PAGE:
Dedicated citizens of Leipzig paved the way to a municipal painting collection, lending it the striking profile of a civic art collection. The works discussed here represent just a few highlights in a portfolio of paintings that, in its entirety, creates an individual picture of 600 years in the development of European art. Since 1837, valuable endowments above all rapidly augmented the collection until it grew to over 3,000 paintings. But sales at the start of the 1920ies, the action “degenerate art” in 1937 and losses in the Second World War severely damaged this portfolio in ways that could not be compensated during the GDR era.

Structured initially to represent only contemporary art, works by artists from previous centuries were added to the still-nascent collection from 1847 onwards. Since then, work by 17th-century Dutch artists, which were particularly popular among private art collectors in Leipzig, have formed the focal point of the Old Masters Painting Collection. Numbering almost 400 paintings, the significance of this portfolio lies above all in the unity and wealth of characteristic works by artists who ranked among the specialists in their field, in addition to masterpieces by other famous painters. The intimate everyday depictions, the fascinating portraits, landscapes, architectural paintings and still lives frequently combine detailed, representative portrayals with the deep-lying embers of symbolism. In contrast, sparse works only provide an outline of Flemish painting, which was never a central point of the Leipzig collections. But the precious works do also include roughly 60 painting by Old German and Old Dutch artists from the 15th and 16thcenturies with outstanding individual pieces and the unique collection of 18 works by the two Lucas Cranachs.

In the depictions of religious topics, the portfolio traces the transformation from the late medieval perception of form to the intellectual world of the Renaissance and humanism. Portraits, nudes and landscape sections reflect the new relationship with human beings and their environment. Compared with the regal collections, art from Romance countries assumes a markedly subordinate role in Leipzig, numbering around 100 paintings by mainly Italian and rare French and Spanish masters from the 15th to 18th centuries. Small-format works with a Christian theme, used for private devotion, dominate. Nevertheless, they succeed in outlining the diverse visual identity of Italian art through a manifold prevalence of local art schools in the economically and politically determinant city states and regions. A small portfolio of works represents 17th and 18th-century art, characterised by portrait painting. The development from regal, representative portrayals to bourgeois character portraits lucidly documents the intellectual and social upheavals in the age of Enlightenment and the French Revolution. The portrait gallery of Leipzig Master Merchants, loaned by the Chamber of Industry and Commerce in Leipzig, is therefore particularly noteworthy.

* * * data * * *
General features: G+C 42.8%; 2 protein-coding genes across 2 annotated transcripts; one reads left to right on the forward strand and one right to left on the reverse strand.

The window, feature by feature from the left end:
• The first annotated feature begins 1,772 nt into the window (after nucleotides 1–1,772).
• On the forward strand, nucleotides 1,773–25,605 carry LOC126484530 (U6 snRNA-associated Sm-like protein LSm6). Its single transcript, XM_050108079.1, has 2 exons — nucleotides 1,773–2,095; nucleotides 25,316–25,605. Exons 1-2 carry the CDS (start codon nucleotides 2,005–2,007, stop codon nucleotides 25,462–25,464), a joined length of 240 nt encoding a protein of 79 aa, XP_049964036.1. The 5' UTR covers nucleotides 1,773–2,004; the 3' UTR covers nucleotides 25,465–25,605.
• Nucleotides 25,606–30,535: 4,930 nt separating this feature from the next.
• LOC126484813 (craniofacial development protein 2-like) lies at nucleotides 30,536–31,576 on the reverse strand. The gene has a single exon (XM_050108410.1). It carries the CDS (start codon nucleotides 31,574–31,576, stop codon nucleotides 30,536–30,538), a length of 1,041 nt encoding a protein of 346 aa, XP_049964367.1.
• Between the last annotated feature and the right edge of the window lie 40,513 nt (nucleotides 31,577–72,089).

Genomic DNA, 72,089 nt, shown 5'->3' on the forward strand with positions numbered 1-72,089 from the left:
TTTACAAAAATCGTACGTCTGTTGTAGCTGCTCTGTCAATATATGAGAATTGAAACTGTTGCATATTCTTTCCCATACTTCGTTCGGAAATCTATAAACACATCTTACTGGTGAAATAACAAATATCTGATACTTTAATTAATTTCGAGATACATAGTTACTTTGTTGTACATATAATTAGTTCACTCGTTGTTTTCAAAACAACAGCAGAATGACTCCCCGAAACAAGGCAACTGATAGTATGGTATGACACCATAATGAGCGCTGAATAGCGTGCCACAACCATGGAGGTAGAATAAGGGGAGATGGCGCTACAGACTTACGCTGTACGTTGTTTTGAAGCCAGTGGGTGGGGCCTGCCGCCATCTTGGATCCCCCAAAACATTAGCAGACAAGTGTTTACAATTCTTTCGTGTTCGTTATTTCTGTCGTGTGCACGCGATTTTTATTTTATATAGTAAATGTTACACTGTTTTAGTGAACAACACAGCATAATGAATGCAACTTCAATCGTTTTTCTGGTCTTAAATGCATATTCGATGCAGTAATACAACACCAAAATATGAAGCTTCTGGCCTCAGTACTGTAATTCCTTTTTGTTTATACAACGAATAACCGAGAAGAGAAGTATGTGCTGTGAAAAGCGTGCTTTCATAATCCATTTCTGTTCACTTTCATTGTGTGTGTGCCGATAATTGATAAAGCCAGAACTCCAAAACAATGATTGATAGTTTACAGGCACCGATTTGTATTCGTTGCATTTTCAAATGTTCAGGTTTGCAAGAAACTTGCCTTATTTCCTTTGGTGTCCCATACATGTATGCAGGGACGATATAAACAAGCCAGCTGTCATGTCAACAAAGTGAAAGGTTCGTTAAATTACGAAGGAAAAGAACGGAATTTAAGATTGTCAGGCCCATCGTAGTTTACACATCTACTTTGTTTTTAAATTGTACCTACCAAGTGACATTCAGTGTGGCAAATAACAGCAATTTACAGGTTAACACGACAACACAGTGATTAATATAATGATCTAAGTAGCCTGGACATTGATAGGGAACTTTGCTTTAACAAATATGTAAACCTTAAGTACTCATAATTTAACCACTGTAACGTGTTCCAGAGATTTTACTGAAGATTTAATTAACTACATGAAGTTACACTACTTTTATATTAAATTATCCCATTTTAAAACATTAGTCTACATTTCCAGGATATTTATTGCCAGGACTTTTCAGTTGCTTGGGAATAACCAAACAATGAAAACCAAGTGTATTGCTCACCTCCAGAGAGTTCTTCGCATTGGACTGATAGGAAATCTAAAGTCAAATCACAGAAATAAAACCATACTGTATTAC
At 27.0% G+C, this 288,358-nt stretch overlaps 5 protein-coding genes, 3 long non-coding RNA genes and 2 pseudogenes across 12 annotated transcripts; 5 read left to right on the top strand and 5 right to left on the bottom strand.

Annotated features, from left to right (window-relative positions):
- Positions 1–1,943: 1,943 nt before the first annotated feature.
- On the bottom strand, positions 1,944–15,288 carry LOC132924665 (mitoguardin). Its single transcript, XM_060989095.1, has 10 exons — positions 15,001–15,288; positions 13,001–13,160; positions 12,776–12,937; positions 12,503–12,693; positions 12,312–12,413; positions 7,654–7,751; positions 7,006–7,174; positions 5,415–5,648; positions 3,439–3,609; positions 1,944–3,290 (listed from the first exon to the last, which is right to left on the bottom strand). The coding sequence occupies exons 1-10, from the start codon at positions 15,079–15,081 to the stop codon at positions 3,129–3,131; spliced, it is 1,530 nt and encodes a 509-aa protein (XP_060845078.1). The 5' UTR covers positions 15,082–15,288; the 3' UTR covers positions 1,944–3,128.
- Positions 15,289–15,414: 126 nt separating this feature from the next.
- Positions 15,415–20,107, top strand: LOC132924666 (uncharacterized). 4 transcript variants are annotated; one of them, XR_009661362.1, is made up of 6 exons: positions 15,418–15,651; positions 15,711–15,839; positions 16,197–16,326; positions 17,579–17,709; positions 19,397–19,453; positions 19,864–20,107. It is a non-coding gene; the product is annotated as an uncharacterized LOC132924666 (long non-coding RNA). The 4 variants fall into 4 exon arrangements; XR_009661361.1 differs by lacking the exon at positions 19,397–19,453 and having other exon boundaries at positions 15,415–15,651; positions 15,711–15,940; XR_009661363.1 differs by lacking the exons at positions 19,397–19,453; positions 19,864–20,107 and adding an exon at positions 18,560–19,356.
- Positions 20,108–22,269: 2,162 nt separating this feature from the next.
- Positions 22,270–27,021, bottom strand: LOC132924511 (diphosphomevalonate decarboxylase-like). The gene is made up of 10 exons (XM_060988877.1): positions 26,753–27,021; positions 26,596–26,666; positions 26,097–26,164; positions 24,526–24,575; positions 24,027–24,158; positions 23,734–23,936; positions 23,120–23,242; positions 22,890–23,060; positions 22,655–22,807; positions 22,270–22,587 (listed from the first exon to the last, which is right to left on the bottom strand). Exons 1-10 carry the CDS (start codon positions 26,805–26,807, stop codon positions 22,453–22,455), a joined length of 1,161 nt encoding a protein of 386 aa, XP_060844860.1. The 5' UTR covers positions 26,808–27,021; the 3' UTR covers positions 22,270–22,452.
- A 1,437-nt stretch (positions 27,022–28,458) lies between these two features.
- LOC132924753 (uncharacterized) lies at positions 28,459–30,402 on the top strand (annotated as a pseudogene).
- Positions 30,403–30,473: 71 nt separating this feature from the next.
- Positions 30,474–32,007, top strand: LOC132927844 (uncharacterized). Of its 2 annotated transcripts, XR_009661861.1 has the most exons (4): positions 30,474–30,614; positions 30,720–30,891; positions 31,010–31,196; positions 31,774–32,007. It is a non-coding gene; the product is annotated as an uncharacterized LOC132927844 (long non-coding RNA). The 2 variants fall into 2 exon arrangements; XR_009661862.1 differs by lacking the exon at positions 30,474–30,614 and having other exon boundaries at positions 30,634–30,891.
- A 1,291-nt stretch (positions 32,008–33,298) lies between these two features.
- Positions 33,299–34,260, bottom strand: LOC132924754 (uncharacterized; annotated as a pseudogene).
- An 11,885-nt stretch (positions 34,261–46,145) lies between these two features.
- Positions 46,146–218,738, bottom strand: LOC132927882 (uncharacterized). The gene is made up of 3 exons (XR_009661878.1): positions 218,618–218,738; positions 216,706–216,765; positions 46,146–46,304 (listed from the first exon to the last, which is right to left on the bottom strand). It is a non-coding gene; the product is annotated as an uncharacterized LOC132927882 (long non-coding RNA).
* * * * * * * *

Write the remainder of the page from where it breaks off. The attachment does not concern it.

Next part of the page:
A signature feature of the painting collection by New Masters is represented in the approx. 750 artworks from the 19th century, whose metamorphosal development between Classicism / Romanticism and Impressionism / Symbolism in Germany above all can be traced most vividly. The portfolio provides a coherent impression of the most important art centres and schools, including Munich, Düsseldorf, Berlin and Dresden, as well as the local development in Leipzig. Additionally, it is impressive that we find exemplary collections by the most prominent art figures in addition to the very familiar artworks. Two private endowments gifted Leipzig a special collection of French painting, practically unique among German museums, including renowned representatives of art from around 1800 and also creators of intimate natural and landscape portrayals from the Barbizon School. Whereas the artistic development in Saxony, vacillating between the pivotal figure of symbolism, Max Klinger, and veristic works of social criticism, dominate the portfolio of art from the first half of the 20th century, Classic Modernist art is only present in a few characteristic works, belonging primarily to Expressionism and New Objectivity. Generous lenders must also be thanked for the establishment of a prestigious Max Beckmann Hall.

Artists from the GDR are represented in over 500 works, whereby, in addition to art from Berlin, Dresden and Halle, local painting from Leipzig forms the actual epicentre, despite some disproportion in the broad stylistic and topical width. In contrast, individual works (often loans) insufficiently illuminate art created in West Germany since 1945. All the more, recent purchases, generous endowments and loans from private collectors are focused on reconnecting with today’s art in work by the younger generation of artists, created since the 1990ies.